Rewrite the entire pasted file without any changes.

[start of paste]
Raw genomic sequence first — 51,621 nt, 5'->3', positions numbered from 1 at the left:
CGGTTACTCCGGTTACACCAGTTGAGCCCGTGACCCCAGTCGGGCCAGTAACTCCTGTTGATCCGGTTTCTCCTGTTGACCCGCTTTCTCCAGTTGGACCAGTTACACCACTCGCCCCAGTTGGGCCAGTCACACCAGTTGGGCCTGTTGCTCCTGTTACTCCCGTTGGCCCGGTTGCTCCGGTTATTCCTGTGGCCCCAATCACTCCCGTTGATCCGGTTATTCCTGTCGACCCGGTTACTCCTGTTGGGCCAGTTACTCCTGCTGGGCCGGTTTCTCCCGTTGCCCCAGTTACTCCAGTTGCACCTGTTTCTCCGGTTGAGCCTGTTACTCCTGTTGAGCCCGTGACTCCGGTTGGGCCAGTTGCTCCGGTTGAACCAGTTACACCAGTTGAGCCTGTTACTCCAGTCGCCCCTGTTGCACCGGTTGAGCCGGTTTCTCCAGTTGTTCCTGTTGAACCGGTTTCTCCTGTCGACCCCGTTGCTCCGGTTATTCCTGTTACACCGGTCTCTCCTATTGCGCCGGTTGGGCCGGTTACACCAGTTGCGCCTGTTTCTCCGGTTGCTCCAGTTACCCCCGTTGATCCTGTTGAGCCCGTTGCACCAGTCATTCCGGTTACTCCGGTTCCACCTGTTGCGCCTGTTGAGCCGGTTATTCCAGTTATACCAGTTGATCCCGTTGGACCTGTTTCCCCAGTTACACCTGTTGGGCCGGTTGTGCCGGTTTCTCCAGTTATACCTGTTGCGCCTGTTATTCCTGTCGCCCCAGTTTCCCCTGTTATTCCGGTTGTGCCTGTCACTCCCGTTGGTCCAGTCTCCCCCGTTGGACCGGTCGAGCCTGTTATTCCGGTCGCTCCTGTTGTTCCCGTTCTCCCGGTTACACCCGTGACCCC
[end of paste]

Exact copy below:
Raw genomic sequence first — 51,621 nt, 5'->3', positions numbered from 1 at the left:
CGGTTACTCCGGTTACACCAGTTGAGCCCGTGACCCCAGTCGGGCCAGTAACTCCTGTTGATCCGGTTTCTCCTGTTGACCCGCTTTCTCCAGTTGGACCAGTTACACCACTCGCCCCAGTTGGGCCAGTCACACCAGTTGGGCCTGTTGCTCCTGTTACTCCCGTTGGCCCGGTTGCTCCGGTTATTCCTGTGGCCCCAATCACTCCCGTTGATCCGGTTATTCCTGTCGACCCGGTTACTCCTGTTGGGCCAGTTACTCCTGCTGGGCCGGTTTCTCCCGTTGCCCCAGTTACTCCAGTTGCACCTGTTTCTCCGGTTGAGCCTGTTACTCCTGTTGAGCCCGTGACTCCGGTTGGGCCAGTTGCTCCGGTTGAACCAGTTACACCAGTTGAGCCTGTTACTCCAGTCGCCCCTGTTGCACCGGTTGAGCCGGTTTCTCCAGTTGTTCCTGTTGAACCGGTTTCTCCTGTCGACCCCGTTGCTCCGGTTATTCCTGTTACACCGGTCTCTCCTATTGCGCCGGTTGGGCCGGTTACACCAGTTGCGCCTGTTTCTCCGGTTGCTCCAGTTACCCCCGTTGATCCTGTTGAGCCCGTTGCACCAGTCATTCCGGTTACTCCGGTTCCACCTGTTGCGCCTGTTGAGCCGGTTATTCCAGTTATACCAGTTGATCCCGTTGGACCTGTTTCCCCAGTTACACCTGTTGGGCCGGTTGTGCCGGTTTCTCCAGTTATACCTGTTGCGCCTGTTATTCCTGTCGCCCCAGTTTCCCCTGTTATTCCGGTTGTGCCTGTCACTCCCGTTGGTCCAGTCTCCCCCGTTGGACCGGTCGAGCCTGTTATTCCGGTCGCTCCTGTTGTTCCCGTTCTCCCGGTTACACCCGTGACCCC